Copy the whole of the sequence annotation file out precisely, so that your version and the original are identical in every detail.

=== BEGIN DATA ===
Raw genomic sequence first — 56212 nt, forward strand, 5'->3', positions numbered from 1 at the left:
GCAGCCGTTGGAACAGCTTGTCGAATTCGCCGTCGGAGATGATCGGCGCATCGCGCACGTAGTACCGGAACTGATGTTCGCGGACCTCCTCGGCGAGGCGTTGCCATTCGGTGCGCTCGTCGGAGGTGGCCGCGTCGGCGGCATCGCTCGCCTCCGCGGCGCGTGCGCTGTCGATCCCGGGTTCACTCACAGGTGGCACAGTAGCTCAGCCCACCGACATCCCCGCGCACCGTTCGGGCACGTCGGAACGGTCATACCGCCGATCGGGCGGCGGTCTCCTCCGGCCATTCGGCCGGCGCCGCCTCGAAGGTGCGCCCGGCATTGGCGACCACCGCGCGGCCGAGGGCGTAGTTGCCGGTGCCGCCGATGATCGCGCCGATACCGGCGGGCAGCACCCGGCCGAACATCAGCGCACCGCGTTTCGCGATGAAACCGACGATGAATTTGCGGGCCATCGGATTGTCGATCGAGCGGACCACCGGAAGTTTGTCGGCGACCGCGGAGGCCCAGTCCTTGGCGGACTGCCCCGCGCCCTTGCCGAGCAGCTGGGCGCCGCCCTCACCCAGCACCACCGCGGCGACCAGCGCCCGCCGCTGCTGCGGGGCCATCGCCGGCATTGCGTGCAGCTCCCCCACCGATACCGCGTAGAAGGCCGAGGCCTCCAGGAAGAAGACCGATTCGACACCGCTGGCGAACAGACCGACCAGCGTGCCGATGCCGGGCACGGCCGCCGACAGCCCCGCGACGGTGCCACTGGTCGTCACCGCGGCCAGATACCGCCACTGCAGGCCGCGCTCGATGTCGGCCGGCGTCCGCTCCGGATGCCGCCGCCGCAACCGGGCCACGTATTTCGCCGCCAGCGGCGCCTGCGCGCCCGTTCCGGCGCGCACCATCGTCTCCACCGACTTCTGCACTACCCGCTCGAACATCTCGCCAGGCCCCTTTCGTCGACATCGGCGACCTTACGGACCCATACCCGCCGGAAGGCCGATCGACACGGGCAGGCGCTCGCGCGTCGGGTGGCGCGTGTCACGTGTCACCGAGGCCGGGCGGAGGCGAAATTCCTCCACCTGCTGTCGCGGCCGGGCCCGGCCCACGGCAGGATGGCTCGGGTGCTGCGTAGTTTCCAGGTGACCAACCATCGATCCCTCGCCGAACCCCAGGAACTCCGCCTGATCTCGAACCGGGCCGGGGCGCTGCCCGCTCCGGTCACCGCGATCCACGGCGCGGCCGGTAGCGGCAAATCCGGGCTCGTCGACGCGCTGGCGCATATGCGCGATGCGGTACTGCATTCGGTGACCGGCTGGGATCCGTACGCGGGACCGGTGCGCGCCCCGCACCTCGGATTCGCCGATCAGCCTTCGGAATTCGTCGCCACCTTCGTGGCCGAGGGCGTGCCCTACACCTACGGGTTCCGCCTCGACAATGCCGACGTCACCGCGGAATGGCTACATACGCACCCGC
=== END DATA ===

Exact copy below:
Raw genomic sequence first — 56212 nt, forward strand, 5'->3', positions numbered from 1 at the left:
GCAGCCGTTGGAACAGCTTGTCGAATTCGCCGTCGGAGATGATCGGCGCATCGCGCACGTAGTACCGGAACTGATGTTCGCGGACCTCCTCGGCGAGGCGTTGCCATTCGGTGCGCTCGTCGGAGGTGGCCGCGTCGGCGGCATCGCTCGCCTCCGCGGCGCGTGCGCTGTCGATCCCGGGTTCACTCACAGGTGGCACAGTAGCTCAGCCCACCGACATCCCCGCGCACCGTTCGGGCACGTCGGAACGGTCATACCGCCGATCGGGCGGCGGTCTCCTCCGGCCATTCGGCCGGCGCCGCCTCGAAGGTGCGCCCGGCATTGGCGACCACCGCGCGGCCGAGGGCGTAGTTGCCGGTGCCGCCGATGATCGCGCCGATACCGGCGGGCAGCACCCGGCCGAACATCAGCGCACCGCGTTTCGCGATGAAACCGACGATGAATTTGCGGGCCATCGGATTGTCGATCGAGCGGACCACCGGAAGTTTGTCGGCGACCGCGGAGGCCCAGTCCTTGGCGGACTGCCCCGCGCCCTTGCCGAGCAGCTGGGCGCCGCCCTCACCCAGCACCACCGCGGCGACCAGCGCCCGCCGCTGCTGCGGGGCCATCGCCGGCATTGCGTGCAGCTCCCCCACCGATACCGCGTAGAAGGCCGAGGCCTCCAGGAAGAAGACCGATTCGACACCGCTGGCGAACAGACCGACCAGCGTGCCGATGCCGGGCACGGCCGCCGACAGCCCCGCGACGGTGCCACTGGTCGTCACCGCGGCCAGATACCGCCACTGCAGGCCGCGCTCGATGTCGGCCGGCGTCCGCTCCGGATGCCGCCGCCGCAACCGGGCCACGTATTTCGCCGCCAGCGGCGCCTGCGCGCCCGTTCCGGCGCGCACCATCGTCTCCACCGACTTCTGCACTACCCGCTCGAACATCTCGCCAGGCCCCTTTCGTCGACATCGGCGACCTTACGGACCCATACCCGCCGGAAGGCCGATCGACACGGGCAGGCGCTCGCGCGTCGGGTGGCGCGTGTCACGTGTCACCGAGGCCGGGCGGAGGCGAAATTCCTCCACCTGCTGTCGCGGCCGGGCCCGGCCCACGGCAGGATGGCTCGGGTGCTGCGTAGTTTCCAGGTGACCAACCATCGATCCCTCGCCGAACCCCAGGAACTCCGCCTGATCTCGAACCGGGCCGGGGCGCTGCCCGCTCCGGTCACCGCGATCCACGGCGCGGCCGGTAGCGGCAAATCCGGGCTCGTCGACGCGCTGGCGCATATGCGCGATGCGGTACTGCATTCGGTGACCGGCTGGGATCCGTACGCGGGACCGGTGCGCGCCCCGCACCTCGGATTCGCCGATCAGCCTTCGGAATTCGTCGCCACCTTCGTGGCCGAGGGCGTGCCCTACACCTACGGGTTCCGCCTCGACAATGCCGACGTCACCGCGGAATGGCTACATACGCACCCGC